Table 5 contains the main takeaway findings on the contribution of 4-H to the Colorado economy. In 2013, 4-H contributed over $45 million dollars in output to the Colorado economy and played a role in creating 242 jobs. Colorado 4-H also generated $715,990 in indirect business taxes, which include excise, sales, and property taxes. In addition to the state analysis, individual county analyses and reports containing these results for the individual counties were given to each county to use in local level communications with clientele, donors, and county, state, and national level elected officials. Individual county analysis results varied greatly, with economic contributions of 4-H to the county economy ranging from $77,170 to $2,575,910.
|Output (revenue)||$ 45,018,628|
|Indirect Business Tax||$ 715,990|
The key finding of the study reported here is that for every public dollar spent to support the 4-H program in Colorado, there is a six-fold contribution to the economy. The $7.3 million in county, state, and federal funding spent each year to implement the program is leveraged to contribute $45 million to the state's economy. In addition to the $45 million dollars in economic contribution, Colorado 4-H also depends on 11,000 volunteers to support the program. Based on the national 4-H volunteer, research, knowledge, and competency study (Volunteer Research, 2004), it is estimated the average 4-H volunteer provides 128 hours of service per year to the organization. According to The Independent Sector, an organization that looks at policy issues affecting the non-profit sector, the 2013 value for volunteer time in Colorado is $25.10 per hour ("Independent Sector" 2013). For more information on how Independent Sector calculates the value of Volunteer time please go to their website: http://www.independentsector.org/volunteer_time. This equates to $35,340,800 in volunteer time contributed in 2013. When combined with the $45 million economic contribution this comes to $80 million, which is 10 times greater than public dollars invested in the program.
The bottom line is that the study provides evidence that the Colorado 4-H program is leveraging public dollars and contributing to the overall Colorado economy. Public funding to support the 4-H program is a needed catalyst that allows this contribution to the state's economy to occur.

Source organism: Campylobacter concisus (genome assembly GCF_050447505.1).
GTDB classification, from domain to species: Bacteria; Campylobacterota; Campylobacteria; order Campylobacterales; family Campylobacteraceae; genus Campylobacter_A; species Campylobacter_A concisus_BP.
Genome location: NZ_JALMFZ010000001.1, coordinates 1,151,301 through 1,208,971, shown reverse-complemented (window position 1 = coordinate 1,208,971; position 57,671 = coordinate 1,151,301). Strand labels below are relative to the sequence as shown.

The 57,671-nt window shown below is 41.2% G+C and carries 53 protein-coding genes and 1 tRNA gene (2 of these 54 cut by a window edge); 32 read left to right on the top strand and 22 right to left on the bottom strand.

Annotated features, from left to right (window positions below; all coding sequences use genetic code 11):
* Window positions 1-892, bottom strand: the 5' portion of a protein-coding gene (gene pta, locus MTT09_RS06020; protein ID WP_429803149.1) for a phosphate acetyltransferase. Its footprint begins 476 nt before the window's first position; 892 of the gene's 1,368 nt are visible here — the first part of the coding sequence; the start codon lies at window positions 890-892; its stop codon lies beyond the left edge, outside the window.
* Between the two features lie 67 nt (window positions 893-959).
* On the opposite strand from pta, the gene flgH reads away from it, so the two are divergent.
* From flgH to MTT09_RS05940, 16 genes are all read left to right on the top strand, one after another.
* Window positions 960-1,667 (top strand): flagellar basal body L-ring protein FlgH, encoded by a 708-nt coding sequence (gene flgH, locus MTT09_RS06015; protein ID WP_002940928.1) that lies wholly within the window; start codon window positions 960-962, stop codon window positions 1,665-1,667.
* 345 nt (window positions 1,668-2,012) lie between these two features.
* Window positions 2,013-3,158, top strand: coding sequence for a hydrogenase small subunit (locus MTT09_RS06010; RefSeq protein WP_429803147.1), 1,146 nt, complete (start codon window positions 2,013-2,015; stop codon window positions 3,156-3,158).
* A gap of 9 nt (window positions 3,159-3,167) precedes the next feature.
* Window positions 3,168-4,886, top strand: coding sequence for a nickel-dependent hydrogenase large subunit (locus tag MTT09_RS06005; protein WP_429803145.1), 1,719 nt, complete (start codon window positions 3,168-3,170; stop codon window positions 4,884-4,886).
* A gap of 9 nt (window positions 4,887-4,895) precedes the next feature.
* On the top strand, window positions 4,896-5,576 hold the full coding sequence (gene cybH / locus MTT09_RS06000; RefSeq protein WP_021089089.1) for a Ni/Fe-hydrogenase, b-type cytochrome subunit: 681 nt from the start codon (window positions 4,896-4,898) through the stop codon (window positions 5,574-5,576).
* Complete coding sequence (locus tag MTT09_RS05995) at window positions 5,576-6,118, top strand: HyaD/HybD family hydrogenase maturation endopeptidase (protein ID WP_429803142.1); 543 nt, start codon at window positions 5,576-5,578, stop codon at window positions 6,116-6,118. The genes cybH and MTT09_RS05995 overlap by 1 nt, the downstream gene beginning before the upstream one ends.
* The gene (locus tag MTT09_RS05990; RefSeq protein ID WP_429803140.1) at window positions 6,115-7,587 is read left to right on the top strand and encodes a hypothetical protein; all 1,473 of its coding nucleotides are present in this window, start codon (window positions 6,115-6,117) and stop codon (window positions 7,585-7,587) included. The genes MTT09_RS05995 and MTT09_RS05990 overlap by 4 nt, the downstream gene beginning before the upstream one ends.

The study reported here is the first complete statewide economic contribution study of a state 4-H program. Extension and its programs exist in an era in which each program must demonstrate its relevance to the public who financially supports them. The study is one step towards illustrating the relevance of 4-H and serves to help justify continued flow of public funds to this beneficial program. Results from the study will be most effective when delivered hand-in-hand with the positive social impacts (non-market values) of the 4-H program, such as those in the 2013 Tufts University study of Positive Youth Development.
Study results can provide local and county level policy makers with even more justification because dollars they invest in 4-H can be used to leverage state and federal outlays of dollars to their county level programs, amplifying the benefits of investment by local officials. The results empower local Extension agents with quantitative data that illustrate the contributions that 4-H makes to the local economy (including tax revenues) and can then be used to educate local decision makers in times of tough budget decisions. Some potential ways local agents can get this information out to their local decision makers is including it in their yearly budget discussions or having 4-H participants present the information at a city council meeting.
This information will be a valuable resource as county, state, and national level elected officials tackle budgetary challenges in the future. Sound economic data on social programs like 4-H has been lacking in the past, and it is our hope that this study and its methodology can be transferred to other states. The ultimate future research goal is to aggregate state data into a national 4-H economic impact study.